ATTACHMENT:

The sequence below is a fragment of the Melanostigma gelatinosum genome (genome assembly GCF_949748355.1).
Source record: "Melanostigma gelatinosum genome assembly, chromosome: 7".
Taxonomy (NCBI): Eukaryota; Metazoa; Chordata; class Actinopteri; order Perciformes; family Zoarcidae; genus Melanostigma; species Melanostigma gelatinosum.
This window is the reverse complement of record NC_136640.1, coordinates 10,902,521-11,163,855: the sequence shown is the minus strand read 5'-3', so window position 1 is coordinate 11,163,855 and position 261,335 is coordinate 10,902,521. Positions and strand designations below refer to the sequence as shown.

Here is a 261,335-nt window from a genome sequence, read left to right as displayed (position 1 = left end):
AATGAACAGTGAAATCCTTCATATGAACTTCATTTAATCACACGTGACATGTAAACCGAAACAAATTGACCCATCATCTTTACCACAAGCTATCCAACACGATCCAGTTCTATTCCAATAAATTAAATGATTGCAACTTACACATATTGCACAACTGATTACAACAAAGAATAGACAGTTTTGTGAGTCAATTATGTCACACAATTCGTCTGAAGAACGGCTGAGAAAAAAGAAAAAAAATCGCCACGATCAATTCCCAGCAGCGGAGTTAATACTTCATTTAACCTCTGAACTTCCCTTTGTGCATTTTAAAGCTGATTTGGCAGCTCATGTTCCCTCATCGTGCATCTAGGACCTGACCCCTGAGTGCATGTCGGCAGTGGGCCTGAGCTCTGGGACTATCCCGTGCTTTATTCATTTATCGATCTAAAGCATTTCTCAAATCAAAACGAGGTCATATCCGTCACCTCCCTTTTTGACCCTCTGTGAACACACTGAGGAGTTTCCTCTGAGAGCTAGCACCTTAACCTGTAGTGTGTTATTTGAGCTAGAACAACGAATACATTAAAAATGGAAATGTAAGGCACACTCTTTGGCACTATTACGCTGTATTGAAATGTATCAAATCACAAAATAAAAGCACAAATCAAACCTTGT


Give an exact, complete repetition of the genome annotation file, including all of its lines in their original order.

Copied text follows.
The sequence below is a fragment of the Melanostigma gelatinosum genome (genome assembly GCF_949748355.1).
Source record: "Melanostigma gelatinosum genome assembly, chromosome: 7".
Taxonomy (NCBI): Eukaryota; Metazoa; Chordata; class Actinopteri; order Perciformes; family Zoarcidae; genus Melanostigma; species Melanostigma gelatinosum.
This window is the reverse complement of record NC_136640.1, coordinates 10,902,521-11,163,855: the sequence shown is the minus strand read 5'-3', so window position 1 is coordinate 11,163,855 and position 261,335 is coordinate 10,902,521. Positions and strand designations below refer to the sequence as shown.

Here is a 261,335-nt window from a genome sequence, read left to right as displayed (position 1 = left end):
AATGAACAGTGAAATCCTTCATATGAACTTCATTTAATCACACGTGACATGTAAACCGAAACAAATTGACCCATCATCTTTACCACAAGCTATCCAACACGATCCAGTTCTATTCCAATAAATTAAATGATTGCAACTTACACATATTGCACAACTGATTACAACAAAGAATAGACAGTTTTGTGAGTCAATTATGTCACACAATTCGTCTGAAGAACGGCTGAGAAAAAAGAAAAAAAATCGCCACGATCAATTCCCAGCAGCGGAGTTAATACTTCATTTAACCTCTGAACTTCCCTTTGTGCATTTTAAAGCTGATTTGGCAGCTCATGTTCCCTCATCGTGCATCTAGGACCTGACCCCTGAGTGCATGTCGGCAGTGGGCCTGAGCTCTGGGACTATCCCGTGCTTTATTCATTTATCGATCTAAAGCATTTCTCAAATCAAAACGAGGTCATATCCGTCACCTCCCTTTTTGACCCTCTGTGAACACACTGAGGAGTTTCCTCTGAGAGCTAGCACCTTAACCTGTAGTGTGTTATTTGAGCTAGAACAACGAATACATTAAAAATGGAAATGTAAGGCACACTCTTTGGCACTATTACGCTGTATTGAAATGTATCAAATCACAAAATAAAAGCACAAATCAAACCTTGT